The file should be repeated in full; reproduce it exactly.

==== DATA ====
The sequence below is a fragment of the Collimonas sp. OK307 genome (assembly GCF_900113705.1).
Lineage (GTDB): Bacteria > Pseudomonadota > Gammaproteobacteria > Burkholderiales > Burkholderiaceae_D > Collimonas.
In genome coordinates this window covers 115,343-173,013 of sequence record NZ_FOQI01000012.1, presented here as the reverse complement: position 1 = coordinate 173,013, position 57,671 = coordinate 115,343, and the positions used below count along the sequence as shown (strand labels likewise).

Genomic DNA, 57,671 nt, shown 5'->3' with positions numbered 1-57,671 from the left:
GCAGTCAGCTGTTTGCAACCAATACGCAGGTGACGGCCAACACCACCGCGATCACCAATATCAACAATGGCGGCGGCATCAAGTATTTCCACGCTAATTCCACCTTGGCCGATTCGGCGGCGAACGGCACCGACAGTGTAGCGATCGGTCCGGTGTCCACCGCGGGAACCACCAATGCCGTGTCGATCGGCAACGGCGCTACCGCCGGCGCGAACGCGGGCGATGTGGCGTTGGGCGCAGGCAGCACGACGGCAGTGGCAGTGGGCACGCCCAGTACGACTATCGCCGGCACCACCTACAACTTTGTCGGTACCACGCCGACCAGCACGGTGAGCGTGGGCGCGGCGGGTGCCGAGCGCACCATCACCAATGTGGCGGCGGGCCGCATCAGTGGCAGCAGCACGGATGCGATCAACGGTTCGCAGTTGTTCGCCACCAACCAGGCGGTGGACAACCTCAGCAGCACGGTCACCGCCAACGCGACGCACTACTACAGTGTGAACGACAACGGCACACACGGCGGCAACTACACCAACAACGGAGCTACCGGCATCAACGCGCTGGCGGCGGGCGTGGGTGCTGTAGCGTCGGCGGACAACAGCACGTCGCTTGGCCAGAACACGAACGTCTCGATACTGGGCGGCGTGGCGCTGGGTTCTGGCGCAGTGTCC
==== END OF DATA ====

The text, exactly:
The sequence below is a fragment of the Collimonas sp. OK307 genome (assembly GCF_900113705.1).
Lineage (GTDB): Bacteria > Pseudomonadota > Gammaproteobacteria > Burkholderiales > Burkholderiaceae_D > Collimonas.
In genome coordinates this window covers 115,343-173,013 of sequence record NZ_FOQI01000012.1, presented here as the reverse complement: position 1 = coordinate 173,013, position 57,671 = coordinate 115,343, and the positions used below count along the sequence as shown (strand labels likewise).

Genomic DNA, 57,671 nt, shown 5'->3' with positions numbered 1-57,671 from the left:
GCAGTCAGCTGTTTGCAACCAATACGCAGGTGACGGCCAACACCACCGCGATCACCAATATCAACAATGGCGGCGGCATCAAGTATTTCCACGCTAATTCCACCTTGGCCGATTCGGCGGCGAACGGCACCGACAGTGTAGCGATCGGTCCGGTGTCCACCGCGGGAACCACCAATGCCGTGTCGATCGGCAACGGCGCTACCGCCGGCGCGAACGCGGGCGATGTGGCGTTGGGCGCAGGCAGCACGACGGCAGTGGCAGTGGGCACGCCCAGTACGACTATCGCCGGCACCACCTACAACTTTGTCGGTACCACGCCGACCAGCACGGTGAGCGTGGGCGCGGCGGGTGCCGAGCGCACCATCACCAATGTGGCGGCGGGCCGCATCAGTGGCAGCAGCACGGATGCGATCAACGGTTCGCAGTTGTTCGCCACCAACCAGGCGGTGGACAACCTCAGCAGCACGGTCACCGCCAACGCGACGCACTACTACAGTGTGAACGACAACGGCACACACGGCGGCAACTACACCAACAACGGAGCTACCGGCATCAACGCGCTGGCGGCGGGCGTGGGTGCTGTAGCGTCGGCGGACAACAGCACGTCGCTTGGCCAGAACACGAACGTCTCGATACTGGGCGGCGTGGCGCTGGGTTCTGGCGCAGTGTCC